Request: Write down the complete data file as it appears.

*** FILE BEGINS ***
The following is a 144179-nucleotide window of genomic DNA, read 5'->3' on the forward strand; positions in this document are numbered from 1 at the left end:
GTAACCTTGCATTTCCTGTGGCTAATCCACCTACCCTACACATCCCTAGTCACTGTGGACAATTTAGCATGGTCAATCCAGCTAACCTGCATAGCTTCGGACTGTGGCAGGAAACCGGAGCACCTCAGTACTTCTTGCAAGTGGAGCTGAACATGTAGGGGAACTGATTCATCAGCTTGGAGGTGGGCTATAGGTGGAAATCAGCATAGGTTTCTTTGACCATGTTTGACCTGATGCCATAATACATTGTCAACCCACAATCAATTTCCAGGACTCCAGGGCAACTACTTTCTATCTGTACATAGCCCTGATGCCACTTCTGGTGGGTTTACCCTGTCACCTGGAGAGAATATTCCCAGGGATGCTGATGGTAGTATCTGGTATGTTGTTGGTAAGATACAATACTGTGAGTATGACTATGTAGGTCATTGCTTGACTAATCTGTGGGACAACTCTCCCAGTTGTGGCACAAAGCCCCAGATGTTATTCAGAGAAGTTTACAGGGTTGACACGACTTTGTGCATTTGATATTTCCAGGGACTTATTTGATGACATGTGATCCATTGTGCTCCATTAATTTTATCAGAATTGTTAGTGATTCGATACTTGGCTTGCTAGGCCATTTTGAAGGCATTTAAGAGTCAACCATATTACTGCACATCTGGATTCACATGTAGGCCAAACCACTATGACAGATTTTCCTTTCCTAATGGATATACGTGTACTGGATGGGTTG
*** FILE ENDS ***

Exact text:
The following is a 144179-nucleotide window of genomic DNA, read 5'->3' on the forward strand; positions in this document are numbered from 1 at the left end:
GTAACCTTGCATTTCCTGTGGCTAATCCACCTACCCTACACATCCCTAGTCACTGTGGACAATTTAGCATGGTCAATCCAGCTAACCTGCATAGCTTCGGACTGTGGCAGGAAACCGGAGCACCTCAGTACTTCTTGCAAGTGGAGCTGAACATGTAGGGGAACTGATTCATCAGCTTGGAGGTGGGCTATAGGTGGAAATCAGCATAGGTTTCTTTGACCATGTTTGACCTGATGCCATAATACATTGTCAACCCACAATCAATTTCCAGGACTCCAGGGCAACTACTTTCTATCTGTACATAGCCCTGATGCCACTTCTGGTGGGTTTACCCTGTCACCTGGAGAGAATATTCCCAGGGATGCTGATGGTAGTATCTGGTATGTTGTTGGTAAGATACAATACTGTGAGTATGACTATGTAGGTCATTGCTTGACTAATCTGTGGGACAACTCTCCCAGTTGTGGCACAAAGCCCCAGATGTTATTCAGAGAAGTTTACAGGGTTGACACGACTTTGTGCATTTGATATTTCCAGGGACTTATTTGATGACATGTGATCCATTGTGCTCCATTAATTTTATCAGAATTGTTAGTGATTCGATACTTGGCTTGCTAGGCCATTTTGAAGGCATTTAAGAGTCAACCATATTACTGCACATCTGGATTCACATGTAGGCCAAACCACTATGACAGATTTTCCTTTCCTAATGGATATACGTGTACTGGATGGGTTG